Network appliances don't always offer all the firewalling features a user needs -- you know, the advanced port blocking and security procedures we'd like to keep our little home network fiefdoms secure. In today's How-To we'll show you how to build a firewall out of an old PC with a live Linux CD and some spare ethernet cards. It's the perfect use for that machine with the dead hard drive (or no hard drive at all).
For this How-To you'll need:
- A suitable PC, with a CD-ROM and USB port - we suggest a Pentium II
- At least two Ethernet ports (onboard + a second card or similar)
- A blank CD-R to burn the system CD
- USB thumb drive, floppy disk or hard drive.
In order to use a firewall, we need to layout the basic network design. Our example network should be fairly typical. Internet access is via cable modem. Behind the firewall, we'll have an internal LAN that contains workstations, a home file server, some TiVos and a VOIP adapter. We'll also have a public wireless network that's separated from everything else. We'll be putting our wireless access point on the DMZ network, which is usually where people like to keep web servers. In our case, we're keeping the the wireless network separated from the internal LAN. The DMZ network is not allowed to access the LAN without special rules, so it's ideal.
Make the CD:
We're using Devil Linux for this how-to. Download the latest release from one of the download mirrors. (Grab the stable release) Bunzip2 is built into OS X, but you might need something like ZipGenius to open the .bz2 on a Windows box.
Inside the unzipped directory, you'll find the bootcd.iso file you need to make the bootable system CD. Burn the image to a piece of reliable media with your favorite software.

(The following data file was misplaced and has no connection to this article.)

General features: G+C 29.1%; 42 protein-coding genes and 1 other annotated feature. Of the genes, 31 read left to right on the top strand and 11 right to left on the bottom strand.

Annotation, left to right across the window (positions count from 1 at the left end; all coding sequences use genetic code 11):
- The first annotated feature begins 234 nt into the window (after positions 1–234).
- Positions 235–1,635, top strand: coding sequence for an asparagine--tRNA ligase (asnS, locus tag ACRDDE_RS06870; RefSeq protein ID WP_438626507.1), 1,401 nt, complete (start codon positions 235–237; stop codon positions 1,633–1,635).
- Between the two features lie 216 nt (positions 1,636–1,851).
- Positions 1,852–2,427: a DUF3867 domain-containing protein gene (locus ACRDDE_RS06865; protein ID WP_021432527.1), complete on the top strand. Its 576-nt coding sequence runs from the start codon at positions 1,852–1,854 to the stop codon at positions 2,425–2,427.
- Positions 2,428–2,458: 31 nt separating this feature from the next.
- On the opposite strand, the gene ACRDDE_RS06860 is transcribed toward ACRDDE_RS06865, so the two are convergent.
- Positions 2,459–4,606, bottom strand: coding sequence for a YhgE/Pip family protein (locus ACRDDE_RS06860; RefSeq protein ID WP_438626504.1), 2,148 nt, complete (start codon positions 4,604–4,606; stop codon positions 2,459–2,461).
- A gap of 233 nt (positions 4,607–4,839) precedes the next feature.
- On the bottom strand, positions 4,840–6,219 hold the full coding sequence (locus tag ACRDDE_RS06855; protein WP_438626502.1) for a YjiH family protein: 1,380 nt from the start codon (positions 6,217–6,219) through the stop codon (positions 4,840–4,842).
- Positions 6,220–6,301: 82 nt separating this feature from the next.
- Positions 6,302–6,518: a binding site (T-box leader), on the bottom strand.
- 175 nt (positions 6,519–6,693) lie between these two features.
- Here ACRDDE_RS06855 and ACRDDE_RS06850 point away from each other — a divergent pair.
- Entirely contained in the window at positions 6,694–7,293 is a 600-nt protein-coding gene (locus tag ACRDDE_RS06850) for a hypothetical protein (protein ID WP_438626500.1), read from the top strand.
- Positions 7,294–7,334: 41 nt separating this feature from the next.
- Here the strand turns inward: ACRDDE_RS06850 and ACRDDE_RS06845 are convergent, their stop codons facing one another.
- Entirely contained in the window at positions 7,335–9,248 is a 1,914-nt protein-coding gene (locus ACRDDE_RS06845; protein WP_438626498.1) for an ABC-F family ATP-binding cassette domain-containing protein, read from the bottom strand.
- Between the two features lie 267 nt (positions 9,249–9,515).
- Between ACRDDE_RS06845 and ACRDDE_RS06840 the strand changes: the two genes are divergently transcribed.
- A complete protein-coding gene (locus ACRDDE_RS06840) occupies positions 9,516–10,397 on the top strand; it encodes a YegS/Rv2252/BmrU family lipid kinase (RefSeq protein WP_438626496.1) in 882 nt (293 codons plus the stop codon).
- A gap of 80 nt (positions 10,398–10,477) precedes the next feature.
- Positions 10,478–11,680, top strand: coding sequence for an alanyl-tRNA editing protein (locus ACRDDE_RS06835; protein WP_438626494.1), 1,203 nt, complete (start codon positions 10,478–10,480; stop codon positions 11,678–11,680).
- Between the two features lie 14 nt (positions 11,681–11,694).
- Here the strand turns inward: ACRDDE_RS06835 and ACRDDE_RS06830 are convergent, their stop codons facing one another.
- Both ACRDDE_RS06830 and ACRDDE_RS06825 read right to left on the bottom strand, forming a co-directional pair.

Devil Linux is a 'live' linux distribution - it runs directly from a CD-ROM. It's unique because it stores its configuration on a separate disk like a floppy drive or a USB thumb drive. The PC doesn't need a hard drive, just a CD-ROM drive to boot from.
For our network, we'll need three network ports on the firewall. We used an older four port PCI 10/100 Ethernet nic made by DEC that uses the 'tulip' module under linux. You'll need to know what kernel module (or driver) that the card(s) you're using needs. This used to mean digging through the kernel documentation, but today you can usually google for 'linux module' and card model. If you're buying new cards, double check the modules before you buy or you may be in for a frustrating time. The four port card is handy because it only uses one PCI slot and the same kernel module for each card.
Boot it up:
Once the box is together, connect a monitor and keyboard. Pop your boot CD into the drive and power it up.
One bit of warning, we had trouble getting the system CD to boot in a first CD drive we tried. Swapping out the drive fixed it. If everything is going well, you should see the boot screen above. It will time out and boot. The default resolution should work just fine on most systems.
You'll be treated to a view of Tux the penguin as the system boots up. When it's finished, you'll get a login prompt.
At the prompt, enter 'root' as the user name. When it asks for a password, just hit enter and you'll get a prompt. At the prompt, type 'setup' and hit enter.
The setup menu is pretty easy to navigate. Arrow keys move up and down, Enter activates an item and the spacebar will select items.